The Birds

March 28,1963

Director: Alfred Hitchcock

Screenplay: Ed McBan

Major Characters:

Tippi Hedron- Melanie Daniels

Rod Taylor- Mitch Breener

Suzanne Pleshette- Anne Hayworth


Mise en Scene in the broadest sense is simply everything that you see on the screen to do with visual matter, the set, positioning, symmetry, and lighting.

In this film, the female lead, Melanie Daniels is standing outside and you can see the playground behind her gradually filling up with birds.  This could be perhaps my favorite scene in movie history.  This scene is the best example of montage or Mise En Scene I could think of.  Hitchcock was extremely impressive in his dramatic techniques.  It helped to build the tension which also made this film horror and suspense.

The film in the beginning has a different feel all together as far as lighting is concerned.  Hitchcock used very bright lights and warm hues.  This movie was also considered pretty modern for its era, as a result of the new technology that was used.  The use of Technicolor added to the genre of horror.  During the beginning of the film, the lighting began as light and cheerful.  For example, Melanie and Mitch were in the bird shop, the brightness of the lighting during this scene was reflected in the characters behavior also.  During the end of the film the lighting and color create a dark and almost eerie setting.  Most of the film feature greens and blues.  Through the high key lighting, contrasted with low key lighting it creates a great mysteries impression on the audience.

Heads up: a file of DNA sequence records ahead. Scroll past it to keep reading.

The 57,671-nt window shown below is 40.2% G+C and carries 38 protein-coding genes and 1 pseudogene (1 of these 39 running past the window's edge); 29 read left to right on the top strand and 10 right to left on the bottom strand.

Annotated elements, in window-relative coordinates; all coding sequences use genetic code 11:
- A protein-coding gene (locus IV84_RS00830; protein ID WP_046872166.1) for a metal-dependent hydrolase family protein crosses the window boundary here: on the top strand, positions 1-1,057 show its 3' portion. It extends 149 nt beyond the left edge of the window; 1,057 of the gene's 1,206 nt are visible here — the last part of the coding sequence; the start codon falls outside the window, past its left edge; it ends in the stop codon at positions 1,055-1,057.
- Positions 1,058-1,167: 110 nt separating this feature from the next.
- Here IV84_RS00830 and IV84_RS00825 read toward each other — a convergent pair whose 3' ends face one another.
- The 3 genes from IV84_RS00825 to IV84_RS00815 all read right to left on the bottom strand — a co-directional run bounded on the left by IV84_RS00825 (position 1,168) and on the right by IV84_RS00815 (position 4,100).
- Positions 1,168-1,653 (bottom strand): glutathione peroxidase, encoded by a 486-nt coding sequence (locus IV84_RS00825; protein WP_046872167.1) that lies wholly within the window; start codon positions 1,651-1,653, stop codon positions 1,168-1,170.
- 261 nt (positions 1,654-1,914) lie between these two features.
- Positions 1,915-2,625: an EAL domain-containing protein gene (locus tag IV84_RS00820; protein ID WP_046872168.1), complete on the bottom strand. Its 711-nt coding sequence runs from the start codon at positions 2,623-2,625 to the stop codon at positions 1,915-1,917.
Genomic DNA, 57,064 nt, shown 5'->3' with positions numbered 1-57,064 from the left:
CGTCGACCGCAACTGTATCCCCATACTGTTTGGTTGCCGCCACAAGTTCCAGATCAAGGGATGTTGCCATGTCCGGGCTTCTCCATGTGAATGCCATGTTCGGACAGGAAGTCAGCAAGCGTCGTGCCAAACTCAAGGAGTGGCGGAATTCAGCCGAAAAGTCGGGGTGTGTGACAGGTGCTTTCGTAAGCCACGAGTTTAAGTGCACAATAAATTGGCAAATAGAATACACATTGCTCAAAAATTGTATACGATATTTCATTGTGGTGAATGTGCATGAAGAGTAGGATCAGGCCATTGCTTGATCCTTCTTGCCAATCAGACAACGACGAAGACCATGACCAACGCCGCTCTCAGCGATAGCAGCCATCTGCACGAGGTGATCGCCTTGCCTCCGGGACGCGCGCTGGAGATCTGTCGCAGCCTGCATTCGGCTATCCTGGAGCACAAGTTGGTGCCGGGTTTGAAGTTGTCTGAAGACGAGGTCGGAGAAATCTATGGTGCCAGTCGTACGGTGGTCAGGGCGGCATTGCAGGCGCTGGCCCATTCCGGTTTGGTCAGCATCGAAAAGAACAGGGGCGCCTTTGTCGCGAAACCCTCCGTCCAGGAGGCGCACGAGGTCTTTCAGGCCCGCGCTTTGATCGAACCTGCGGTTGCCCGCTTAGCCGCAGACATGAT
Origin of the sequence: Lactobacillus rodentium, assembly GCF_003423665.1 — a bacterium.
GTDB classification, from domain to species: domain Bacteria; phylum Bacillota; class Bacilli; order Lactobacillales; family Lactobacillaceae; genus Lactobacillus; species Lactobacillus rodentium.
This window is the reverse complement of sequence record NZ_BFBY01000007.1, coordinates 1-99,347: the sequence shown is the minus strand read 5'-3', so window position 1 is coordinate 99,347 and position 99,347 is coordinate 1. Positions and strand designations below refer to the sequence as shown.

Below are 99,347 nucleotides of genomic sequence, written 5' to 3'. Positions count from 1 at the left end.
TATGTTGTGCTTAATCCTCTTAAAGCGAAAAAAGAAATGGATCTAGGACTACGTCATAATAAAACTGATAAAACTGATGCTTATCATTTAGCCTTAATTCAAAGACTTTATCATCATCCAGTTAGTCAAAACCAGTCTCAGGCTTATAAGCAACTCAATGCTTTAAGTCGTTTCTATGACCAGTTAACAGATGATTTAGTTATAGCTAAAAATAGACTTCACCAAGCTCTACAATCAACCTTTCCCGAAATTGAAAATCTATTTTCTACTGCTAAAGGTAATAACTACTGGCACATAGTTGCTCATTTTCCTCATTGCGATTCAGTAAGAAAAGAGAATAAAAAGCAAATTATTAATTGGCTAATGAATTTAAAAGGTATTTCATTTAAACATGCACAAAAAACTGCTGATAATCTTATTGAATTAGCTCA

The bird shop.

The bird shop.

Mr. Hitchcock was very famous for using Mise en scene to alter the appearance of things.  Think of the room where the farmer is found to be dead, it is bright but as the camera begins the revealing of the body, the lighting starts to become darker.  The shadows cover the body, only  showing us his face, with his pitch black eyes from where the birds ate them out.

The dead farmer, with no eyes.

The dead farmer, with no eyes.

This is very dramatic and symbolizes that the birds have attacked and they will attack again.  If he would have done that scene any other way, we would have not gotten the same dramatic effect, therefore losing the symbolism also.

Alfred Hitchcock uses all of these visual techniques, plus the help of camera angles to create a suspenseful horror movie.  The MacGuffin changes through out the film from cheerful love story to a much darker, sinister suspense.  By Hitchcock using MacGuffin in most of his films, he makes the audience have a much different opinion and attitude toward each appending scene.  The power of the movie is through the camera angles and lighting and the absence of a music soundtrack, concluding that the lighting and camera use made an incredibly triumphant suspense for the horror genre audience.


Clip, M. (2011, May 27). Playground-the birds(5/11). Retrieved from YouTube:

CLIP, M. (2012, January Friday, 6th). Movie Review: The BIrds (1963). Retrieved from

Fanpop. (2010). Alfred Hitchcocks-The Birds. Retrieved from Fanpop:



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